"Nonprofits don't pay donors, and that decision was made very carefully," says Kimberly Updegrove, president of the Human Milk Bank Association of Northern America (HMBANA). "Paying donors carries a risk."
Risks include the temptation to add things to milk — like water or cow's milk — to bump up volume, or hide information that might taint the milk supply, like drug use and drinking.
Perhaps the biggest concern is that mothers might deny their own newborns milk in order to sell it.
"Donors give altruistically for the next generation. Nonprofits will stick with their receipt of milk donations rather than purchase," said Updegrove.
Medo says that the lab tests its milk carefully for additives and uses a pasteurization process to ensure the milk is safe and preserved. The milk is briefly heated to a high temperature, preserving a lot of the nutrients and making the liquid commercially sterile.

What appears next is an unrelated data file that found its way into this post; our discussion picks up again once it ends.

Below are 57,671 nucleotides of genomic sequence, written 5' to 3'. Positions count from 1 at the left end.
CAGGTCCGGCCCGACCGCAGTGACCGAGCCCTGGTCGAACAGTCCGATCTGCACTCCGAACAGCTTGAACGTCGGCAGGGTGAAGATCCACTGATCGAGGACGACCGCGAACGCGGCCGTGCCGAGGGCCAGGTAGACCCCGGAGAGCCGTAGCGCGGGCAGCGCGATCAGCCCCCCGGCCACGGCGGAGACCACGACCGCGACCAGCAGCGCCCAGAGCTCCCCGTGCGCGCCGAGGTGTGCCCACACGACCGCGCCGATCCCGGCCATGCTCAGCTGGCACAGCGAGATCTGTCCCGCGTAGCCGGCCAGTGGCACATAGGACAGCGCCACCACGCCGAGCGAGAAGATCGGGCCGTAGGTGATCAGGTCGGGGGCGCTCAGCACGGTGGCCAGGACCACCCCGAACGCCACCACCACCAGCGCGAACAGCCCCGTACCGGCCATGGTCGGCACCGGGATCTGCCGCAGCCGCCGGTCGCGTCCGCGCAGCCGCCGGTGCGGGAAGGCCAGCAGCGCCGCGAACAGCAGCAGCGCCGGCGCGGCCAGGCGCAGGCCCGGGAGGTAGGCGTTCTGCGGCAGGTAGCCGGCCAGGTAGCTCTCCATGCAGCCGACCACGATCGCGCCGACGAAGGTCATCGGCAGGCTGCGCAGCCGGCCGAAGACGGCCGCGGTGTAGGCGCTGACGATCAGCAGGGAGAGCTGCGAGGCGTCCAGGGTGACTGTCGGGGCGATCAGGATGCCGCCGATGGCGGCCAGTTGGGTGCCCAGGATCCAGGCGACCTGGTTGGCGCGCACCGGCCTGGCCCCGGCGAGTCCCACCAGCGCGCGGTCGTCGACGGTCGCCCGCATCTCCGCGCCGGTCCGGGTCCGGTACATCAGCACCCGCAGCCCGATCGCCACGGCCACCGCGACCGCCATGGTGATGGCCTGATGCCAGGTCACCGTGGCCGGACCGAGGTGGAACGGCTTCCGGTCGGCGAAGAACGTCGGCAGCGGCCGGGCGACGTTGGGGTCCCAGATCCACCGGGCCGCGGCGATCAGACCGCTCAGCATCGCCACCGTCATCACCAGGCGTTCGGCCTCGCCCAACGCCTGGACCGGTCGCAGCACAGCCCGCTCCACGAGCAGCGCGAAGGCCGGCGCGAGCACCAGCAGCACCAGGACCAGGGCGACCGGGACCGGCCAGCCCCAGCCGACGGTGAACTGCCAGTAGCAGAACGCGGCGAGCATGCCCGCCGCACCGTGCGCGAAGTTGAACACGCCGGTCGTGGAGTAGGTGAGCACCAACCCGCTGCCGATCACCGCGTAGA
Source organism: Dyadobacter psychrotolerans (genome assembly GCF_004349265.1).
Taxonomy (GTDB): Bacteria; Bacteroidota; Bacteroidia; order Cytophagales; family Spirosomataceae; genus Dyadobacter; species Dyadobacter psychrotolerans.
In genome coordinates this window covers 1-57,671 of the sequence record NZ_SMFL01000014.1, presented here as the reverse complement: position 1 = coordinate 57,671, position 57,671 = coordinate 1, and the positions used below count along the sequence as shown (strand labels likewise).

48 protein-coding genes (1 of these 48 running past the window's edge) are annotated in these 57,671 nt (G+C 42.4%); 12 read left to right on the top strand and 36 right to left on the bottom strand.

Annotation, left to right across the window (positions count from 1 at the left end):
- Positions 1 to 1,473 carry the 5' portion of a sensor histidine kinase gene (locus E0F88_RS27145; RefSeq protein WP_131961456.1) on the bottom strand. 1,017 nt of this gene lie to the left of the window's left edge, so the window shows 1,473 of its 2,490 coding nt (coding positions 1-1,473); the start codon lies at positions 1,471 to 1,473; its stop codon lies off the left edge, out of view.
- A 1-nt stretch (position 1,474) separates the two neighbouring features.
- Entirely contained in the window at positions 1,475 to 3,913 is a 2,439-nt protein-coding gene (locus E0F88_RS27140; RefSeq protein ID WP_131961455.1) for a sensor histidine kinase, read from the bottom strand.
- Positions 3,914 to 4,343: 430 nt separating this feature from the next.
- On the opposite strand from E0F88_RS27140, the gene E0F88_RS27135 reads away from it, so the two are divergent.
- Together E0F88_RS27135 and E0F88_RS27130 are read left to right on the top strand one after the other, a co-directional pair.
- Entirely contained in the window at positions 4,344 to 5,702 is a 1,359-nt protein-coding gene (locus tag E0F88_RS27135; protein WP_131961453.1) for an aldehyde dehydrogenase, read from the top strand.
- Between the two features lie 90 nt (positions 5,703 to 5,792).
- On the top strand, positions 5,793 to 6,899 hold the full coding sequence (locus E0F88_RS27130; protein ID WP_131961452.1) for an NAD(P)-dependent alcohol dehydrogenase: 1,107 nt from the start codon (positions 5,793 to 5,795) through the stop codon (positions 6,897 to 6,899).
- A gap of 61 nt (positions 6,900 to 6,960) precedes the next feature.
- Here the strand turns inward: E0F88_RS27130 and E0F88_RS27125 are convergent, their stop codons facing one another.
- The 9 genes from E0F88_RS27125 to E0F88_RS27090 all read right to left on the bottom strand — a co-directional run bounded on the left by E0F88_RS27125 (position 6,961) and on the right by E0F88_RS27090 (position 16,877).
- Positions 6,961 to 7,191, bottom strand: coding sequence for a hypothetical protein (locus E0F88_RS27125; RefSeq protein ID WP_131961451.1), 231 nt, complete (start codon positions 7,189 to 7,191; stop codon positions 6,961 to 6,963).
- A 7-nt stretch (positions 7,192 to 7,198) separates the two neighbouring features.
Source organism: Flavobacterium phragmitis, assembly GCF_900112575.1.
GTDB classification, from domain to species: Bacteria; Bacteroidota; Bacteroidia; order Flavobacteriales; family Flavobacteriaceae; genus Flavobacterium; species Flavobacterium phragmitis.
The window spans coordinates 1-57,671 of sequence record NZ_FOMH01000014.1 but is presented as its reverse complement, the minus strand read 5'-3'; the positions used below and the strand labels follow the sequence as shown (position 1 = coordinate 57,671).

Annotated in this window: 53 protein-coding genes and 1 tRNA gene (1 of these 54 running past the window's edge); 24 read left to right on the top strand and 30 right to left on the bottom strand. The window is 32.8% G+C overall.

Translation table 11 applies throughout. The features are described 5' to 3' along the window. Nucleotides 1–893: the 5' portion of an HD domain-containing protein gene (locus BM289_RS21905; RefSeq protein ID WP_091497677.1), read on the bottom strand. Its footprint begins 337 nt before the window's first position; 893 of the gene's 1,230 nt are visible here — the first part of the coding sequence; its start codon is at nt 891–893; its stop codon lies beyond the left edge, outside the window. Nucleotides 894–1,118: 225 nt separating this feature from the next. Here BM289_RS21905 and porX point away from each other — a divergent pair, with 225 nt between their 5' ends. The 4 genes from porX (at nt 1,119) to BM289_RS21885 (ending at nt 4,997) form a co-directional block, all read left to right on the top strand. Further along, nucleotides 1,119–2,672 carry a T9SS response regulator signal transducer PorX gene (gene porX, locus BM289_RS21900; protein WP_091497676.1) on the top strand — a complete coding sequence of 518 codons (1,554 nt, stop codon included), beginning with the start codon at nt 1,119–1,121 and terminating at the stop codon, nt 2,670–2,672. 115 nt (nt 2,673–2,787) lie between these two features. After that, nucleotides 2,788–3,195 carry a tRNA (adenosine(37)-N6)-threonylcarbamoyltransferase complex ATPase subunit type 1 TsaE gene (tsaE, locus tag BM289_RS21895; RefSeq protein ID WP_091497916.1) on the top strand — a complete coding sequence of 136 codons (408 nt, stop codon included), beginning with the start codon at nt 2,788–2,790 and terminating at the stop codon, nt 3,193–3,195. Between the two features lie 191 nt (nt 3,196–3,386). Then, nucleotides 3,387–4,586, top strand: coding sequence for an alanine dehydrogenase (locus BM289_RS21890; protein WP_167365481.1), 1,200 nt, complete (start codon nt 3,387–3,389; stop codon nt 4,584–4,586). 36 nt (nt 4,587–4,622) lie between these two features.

Updegrove is not so sure. “Without research, I would not trust any process," said Updegrove. "The concern is always for the safety of the infant."
Medo’s procedure has FDA approval. “You don’t get research published overnight,” she said but assured that it was forthcoming. “We are very committed to evidence-based medicine.
She also has a much bigger vision in mind. Less than 1 percent of breastfeeding moms are currently donating, and she calculates that if 8,000 nursing women donated, the U.S. would solve its shortage. From there she hopes to go global, setting up local milk coops overseas to address the 100 million gallons need for the 15 million preterm babies born globally.